MEADS International believes Germany’s selection of its Medium Extended Air Defense System (MEADS) over Raytheon’s [RTN] Patriot for its next-generation air and missile defense system will be the first of many among NATO and worldwide allies.

“We think it’s going to open the opportunities for multiple NATO European countries as well as countries in the Pacific region and also the Middle East,” Lockheed Martin [LMT] Director of Business Development for MEADS Marty Coyne told Defense Daily in an interview Tuesday. Lockheed Martin is a partner in MEADS International with MBDA Germany. “There’s an appetite for a modern 360 degree air missile defense system.”

MEADS Multifunction Fire Control Radar Photo: MBDA Germany.
MEADS Multifunction Fire Control Radar
Photo: MBDA Germany.

Coyne said multiple nations have told MEADS International they are closely watching Germany’s selection process for its next-generation air and missile defense system. Coyne said Germany’s role as a designated framework nation in NATO for missile defense could persuade other NATO states to contribute to a regional missile defense system.

MEADS International announced Tuesday that Germany chose MEADS as the basis for its TVLS, a next-generation network-based tactical air and missile defense system. This will replace Raytheon’s Patriot air defense system originally fielded in the 1980s, according to a MEADS International statement. Lockheed Martin will share in development of Germany’s TVLS with MBDA Germany.

Raytheon spokesman Michael Nachshen said Tuesday in a statement that the company has not received formal notification from Germany on its plans for TVLS acquisition and will continue to fully support Germany’s consideration of alternatives prior to a final contract award. Nachshen said Germany remains part of the 13-nation strong Patriot partnership, which he said allows Germany to enjoy 100 percent of Patriot modernization upgrade and improvement benefits while contributing a fraction of the community shared costs.

Though Coyne said timelines aren’t concrete as MEADS International and Germany haven’t had their first industrial meeting, he predicts a potential contract award by the fall of 2016. Coyne expects a six-to-nine month phase of program requirements discussion before the program enters contract negotiations and award.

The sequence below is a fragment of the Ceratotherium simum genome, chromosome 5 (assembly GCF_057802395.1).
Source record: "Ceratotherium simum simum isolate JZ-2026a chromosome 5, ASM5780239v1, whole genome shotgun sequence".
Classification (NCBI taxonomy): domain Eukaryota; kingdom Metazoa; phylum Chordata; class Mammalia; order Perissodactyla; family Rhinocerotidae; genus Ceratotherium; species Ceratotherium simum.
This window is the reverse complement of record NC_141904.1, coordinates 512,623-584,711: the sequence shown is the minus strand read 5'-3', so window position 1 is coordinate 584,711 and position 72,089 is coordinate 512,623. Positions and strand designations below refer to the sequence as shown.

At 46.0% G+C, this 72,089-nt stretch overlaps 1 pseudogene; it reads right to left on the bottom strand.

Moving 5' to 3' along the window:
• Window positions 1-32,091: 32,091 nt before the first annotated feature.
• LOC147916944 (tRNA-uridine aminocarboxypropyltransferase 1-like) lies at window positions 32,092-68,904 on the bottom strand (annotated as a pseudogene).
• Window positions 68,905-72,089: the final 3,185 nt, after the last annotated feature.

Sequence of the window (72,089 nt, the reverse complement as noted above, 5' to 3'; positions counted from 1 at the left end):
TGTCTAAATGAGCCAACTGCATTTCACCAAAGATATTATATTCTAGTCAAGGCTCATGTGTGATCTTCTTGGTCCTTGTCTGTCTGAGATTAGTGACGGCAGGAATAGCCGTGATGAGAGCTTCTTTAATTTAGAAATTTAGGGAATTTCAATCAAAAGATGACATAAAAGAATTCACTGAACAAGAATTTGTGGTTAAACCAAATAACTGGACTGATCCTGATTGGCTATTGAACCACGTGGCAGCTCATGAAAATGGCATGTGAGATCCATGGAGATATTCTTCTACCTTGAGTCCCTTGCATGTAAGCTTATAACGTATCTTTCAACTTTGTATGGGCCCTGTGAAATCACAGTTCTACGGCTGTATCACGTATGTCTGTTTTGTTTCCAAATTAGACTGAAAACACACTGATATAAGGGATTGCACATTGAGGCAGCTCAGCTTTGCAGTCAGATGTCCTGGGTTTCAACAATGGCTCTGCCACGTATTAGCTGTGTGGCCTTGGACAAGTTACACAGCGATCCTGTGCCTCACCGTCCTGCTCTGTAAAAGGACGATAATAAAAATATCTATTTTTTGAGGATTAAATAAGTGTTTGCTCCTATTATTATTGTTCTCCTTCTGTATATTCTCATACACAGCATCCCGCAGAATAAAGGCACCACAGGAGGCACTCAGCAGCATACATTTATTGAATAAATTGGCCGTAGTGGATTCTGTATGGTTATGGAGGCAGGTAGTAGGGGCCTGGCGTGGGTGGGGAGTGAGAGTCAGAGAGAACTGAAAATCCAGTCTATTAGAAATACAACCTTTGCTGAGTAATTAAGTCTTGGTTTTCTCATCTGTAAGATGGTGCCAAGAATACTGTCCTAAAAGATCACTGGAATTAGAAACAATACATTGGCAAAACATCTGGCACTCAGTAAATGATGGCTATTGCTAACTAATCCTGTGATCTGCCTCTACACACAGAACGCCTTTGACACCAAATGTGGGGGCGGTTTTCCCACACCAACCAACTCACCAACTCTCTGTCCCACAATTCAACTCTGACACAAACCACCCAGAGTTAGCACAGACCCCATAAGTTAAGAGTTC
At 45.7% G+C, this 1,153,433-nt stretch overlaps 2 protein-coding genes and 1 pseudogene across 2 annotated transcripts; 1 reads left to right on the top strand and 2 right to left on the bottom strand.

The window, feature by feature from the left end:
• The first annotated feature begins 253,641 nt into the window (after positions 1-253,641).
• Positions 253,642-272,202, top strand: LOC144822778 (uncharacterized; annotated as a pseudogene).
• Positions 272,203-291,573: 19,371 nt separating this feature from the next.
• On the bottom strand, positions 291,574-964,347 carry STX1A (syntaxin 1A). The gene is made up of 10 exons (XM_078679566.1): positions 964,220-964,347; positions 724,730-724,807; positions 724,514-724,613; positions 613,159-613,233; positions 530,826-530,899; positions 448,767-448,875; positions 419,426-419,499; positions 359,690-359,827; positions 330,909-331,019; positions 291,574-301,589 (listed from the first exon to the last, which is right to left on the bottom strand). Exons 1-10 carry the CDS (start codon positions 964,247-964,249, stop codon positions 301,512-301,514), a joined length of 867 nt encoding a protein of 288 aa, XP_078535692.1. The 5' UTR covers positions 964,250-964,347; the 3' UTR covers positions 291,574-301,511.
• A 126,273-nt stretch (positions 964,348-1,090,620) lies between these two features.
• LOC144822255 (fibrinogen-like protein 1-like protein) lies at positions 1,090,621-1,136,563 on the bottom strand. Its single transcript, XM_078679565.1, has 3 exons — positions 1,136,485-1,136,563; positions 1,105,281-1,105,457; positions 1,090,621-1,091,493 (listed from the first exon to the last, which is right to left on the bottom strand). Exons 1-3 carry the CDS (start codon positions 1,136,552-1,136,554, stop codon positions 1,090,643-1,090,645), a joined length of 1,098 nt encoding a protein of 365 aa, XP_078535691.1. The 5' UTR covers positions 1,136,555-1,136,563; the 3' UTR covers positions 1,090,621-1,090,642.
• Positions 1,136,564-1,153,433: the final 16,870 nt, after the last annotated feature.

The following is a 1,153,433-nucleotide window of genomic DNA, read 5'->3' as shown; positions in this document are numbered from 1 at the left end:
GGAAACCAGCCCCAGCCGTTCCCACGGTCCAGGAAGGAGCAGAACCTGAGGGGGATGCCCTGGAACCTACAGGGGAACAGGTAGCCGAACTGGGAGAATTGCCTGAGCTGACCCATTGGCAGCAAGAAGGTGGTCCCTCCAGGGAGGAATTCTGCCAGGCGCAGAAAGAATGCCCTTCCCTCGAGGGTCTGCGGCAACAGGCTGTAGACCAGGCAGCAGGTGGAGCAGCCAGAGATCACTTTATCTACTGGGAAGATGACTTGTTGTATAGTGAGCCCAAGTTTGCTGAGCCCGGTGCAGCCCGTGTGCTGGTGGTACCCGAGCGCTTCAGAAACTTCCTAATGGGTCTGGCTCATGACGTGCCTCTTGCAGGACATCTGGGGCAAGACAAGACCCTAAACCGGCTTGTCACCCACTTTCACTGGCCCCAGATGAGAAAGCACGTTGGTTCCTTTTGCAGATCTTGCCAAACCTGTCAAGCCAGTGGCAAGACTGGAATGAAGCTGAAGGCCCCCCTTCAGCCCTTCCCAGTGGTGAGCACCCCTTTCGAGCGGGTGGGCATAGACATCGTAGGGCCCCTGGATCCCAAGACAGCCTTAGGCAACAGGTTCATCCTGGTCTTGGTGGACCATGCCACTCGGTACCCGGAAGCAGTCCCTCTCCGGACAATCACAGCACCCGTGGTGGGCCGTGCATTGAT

Coyne believes Germany will procure 12 or fewer MEADS units for its TVLS as it wants to replace 12 Patriot units, though he said this number is subject to negotiation. Coyne said it could be less because MEADS provides a larger defended area than the legacy Patriot system.

Coyne said multiple missiles are capable with the program. Germany, he said, wants to utilize Lockheed Martin’s PAC-3 missile for the stressing targets like ballistic and cruise missiles while using Diehl’s IRST-SL as a secondary missile for less challenging targets. Coyne said part of MEADS’ attraction to customers is the ability to integrate radars, missiles or launchers of their choice. This, he said, also makes the program more affordable for nations with more modest budgets, allowing them to contribute to a larger missile defense umbrella while buying it at the component level.

MEADS International and Raytheon will go head-to-head for Poland’s Narew missile defense program. Raytheon, for this competition, is teaming with Kongsberg to offer the National Advanced Surface-to-Air Missile (NASAMS) (Defense Daily, Jan. 8). Poland in April selected Raytheon’s Patriot for its Vistula, or Tarcza, air missile defense program estimated to be worth $5 billion, according to analyst Byron Callan of Capital Alpha Partners.

Patriot beat out the SAMP/T system offered by the EUROSAM Consortium of MBDA and Thales. MEADS International had been under consideration, but was dropped earlier in the program. Poland is in the midst of a 10-year, $45 billion defense modernization program (Defense Daily, April 21).